Sonic Boom is Peter Kember, a veteran of 1980s indie space rockers Spacemen 3, as well as Spectrum, E.A.R., and a whole bunch of other fascinating stuff. On his first solo album in 30 years, he urges us all to take our foot off the gas pedal.
The Fall's Reformation! Post-TLC, originally released in 2007, teams Mark E. Smith with an almost all-American band, who he subsequently fired after a few months, leaving just one record and a few questions behind.
Nine tracks, recorded by the BBC in 1996 show David Bowie in a relaxed and playful mood. ChangesNowBowie is a glimpse into a brilliant mind.
Powerpop overlord and part-time Raconteur, Brendan Benson, grafts hip-hop beats to guitar pop on his seventh solo album, Dear Life.
The Universe Inside isn't a typical Dream Syndicate album. The verse/chorus structure has been neatly sidestepped in favor of a free-wheeling, improvised, truly experimental approach, and it's marvelous.
"Weird Music Is Still Good": Erik Hall on Isolation and Pulling Off an Impossible Steve Reich-ian Feat
Finding himself at a loose end, Erik Hall doesn't indulge in Netflix marathons or spends time sorting out his closet, instead he recreates Steve Reich's seminal masterpiece Music for 18 Musicians in his basement. And then he tells PopMatters about it.
"Show Me Heaven" was another country. Maria McKee has moved to England, immersed herself in the Classics and turned away from the 21st century.
Recorded in France, by musicians resident in Berlin, Spinning Coin's Hyacinth still sounds like it was made in Glasgow. In 1981.
Ash harnessed their teenage angst and energy and built a career on it, as you can hear on Teenage Wildlife, a career-spanning, hit-filled compilation album.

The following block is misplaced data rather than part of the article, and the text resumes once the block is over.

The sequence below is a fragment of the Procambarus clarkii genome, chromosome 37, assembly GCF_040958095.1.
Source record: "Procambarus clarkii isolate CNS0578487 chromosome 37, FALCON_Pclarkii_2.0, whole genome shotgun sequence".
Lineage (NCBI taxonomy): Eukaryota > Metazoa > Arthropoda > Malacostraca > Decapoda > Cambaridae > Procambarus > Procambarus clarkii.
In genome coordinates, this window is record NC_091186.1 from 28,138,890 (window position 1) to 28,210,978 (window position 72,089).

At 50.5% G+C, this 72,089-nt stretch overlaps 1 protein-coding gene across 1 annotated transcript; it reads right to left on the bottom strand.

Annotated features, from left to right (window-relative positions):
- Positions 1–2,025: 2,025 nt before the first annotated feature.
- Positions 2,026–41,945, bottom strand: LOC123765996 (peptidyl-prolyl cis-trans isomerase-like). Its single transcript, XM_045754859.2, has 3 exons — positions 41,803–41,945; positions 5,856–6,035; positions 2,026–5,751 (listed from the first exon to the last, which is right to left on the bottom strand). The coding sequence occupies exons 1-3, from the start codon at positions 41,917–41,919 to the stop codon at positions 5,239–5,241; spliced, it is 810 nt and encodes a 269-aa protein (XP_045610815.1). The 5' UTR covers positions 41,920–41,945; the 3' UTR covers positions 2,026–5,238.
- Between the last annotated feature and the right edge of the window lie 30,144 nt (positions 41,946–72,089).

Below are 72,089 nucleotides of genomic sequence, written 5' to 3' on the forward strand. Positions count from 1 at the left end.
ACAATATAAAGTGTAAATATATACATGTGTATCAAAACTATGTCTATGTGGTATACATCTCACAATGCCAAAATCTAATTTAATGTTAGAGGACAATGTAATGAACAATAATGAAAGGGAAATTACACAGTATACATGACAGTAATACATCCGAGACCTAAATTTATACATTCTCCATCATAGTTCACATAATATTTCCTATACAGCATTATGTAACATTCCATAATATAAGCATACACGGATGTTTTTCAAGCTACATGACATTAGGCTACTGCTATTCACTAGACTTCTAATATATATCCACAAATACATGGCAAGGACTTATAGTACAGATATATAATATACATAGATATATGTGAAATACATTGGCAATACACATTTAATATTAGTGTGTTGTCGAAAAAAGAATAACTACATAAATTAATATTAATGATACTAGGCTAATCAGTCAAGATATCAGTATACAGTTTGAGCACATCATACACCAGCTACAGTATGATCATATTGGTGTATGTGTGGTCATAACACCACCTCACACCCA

Originally released at the end of the 1980s to a bemused audience, will Jon Hassell and Farafina's Flash of the Spirit fare any better in the new millennium?
Tougher than you think, Squirrel Flower's first album, I Was Born Swimming, combines Joni Mitchell with dream pop, but with an indie rock bite.
Straining to be heard over the noise of a 1,000 over-effected electric guitars, are Pale Saints the lost champions of shoegaze?
An album full of hits for other people, Laura Nyro's More Than a New Discovery showcases the artist behind the songs.
Straight outta Britpop and straight to the top of the charts, and then gradually back down. When everyone was watching Oasis and Blur call each other names, they should have been listening to Supergrass.
A collection of ragged rehearsal recordings, out-takes, and alternate versions that is actually worth the price of admission? The Revillos have pulled it off.
The Curmudgeonly King of Noir Chronicled in 'Notes From the Velvet Underground: The Life of Lou Reed'
Howard Sounes' Notes From the Velvet Underground is a beautifully considered book, with enough detail about the life and career of Lou Reed for the geeks, enough context for the historians, and just enough juicy stuff for everyone else.
A flop in 1974, but now looked on as one of popular music's finest albums, does this expansive 4AD reworking of Gene Clark's No Other confirm its greatness, or reveal a case of the emperor's new clothes?
The nostalgia circuit will have to wait a while. Hawkwind have just released an album that borrows from the 1970s, but still sounds relevant in 2019.
While the rest of the world bickers and sulks, Luther Russell and Big Star's Jody Stephens as Those Pretty Wrongs make an album brimming with love and positivity.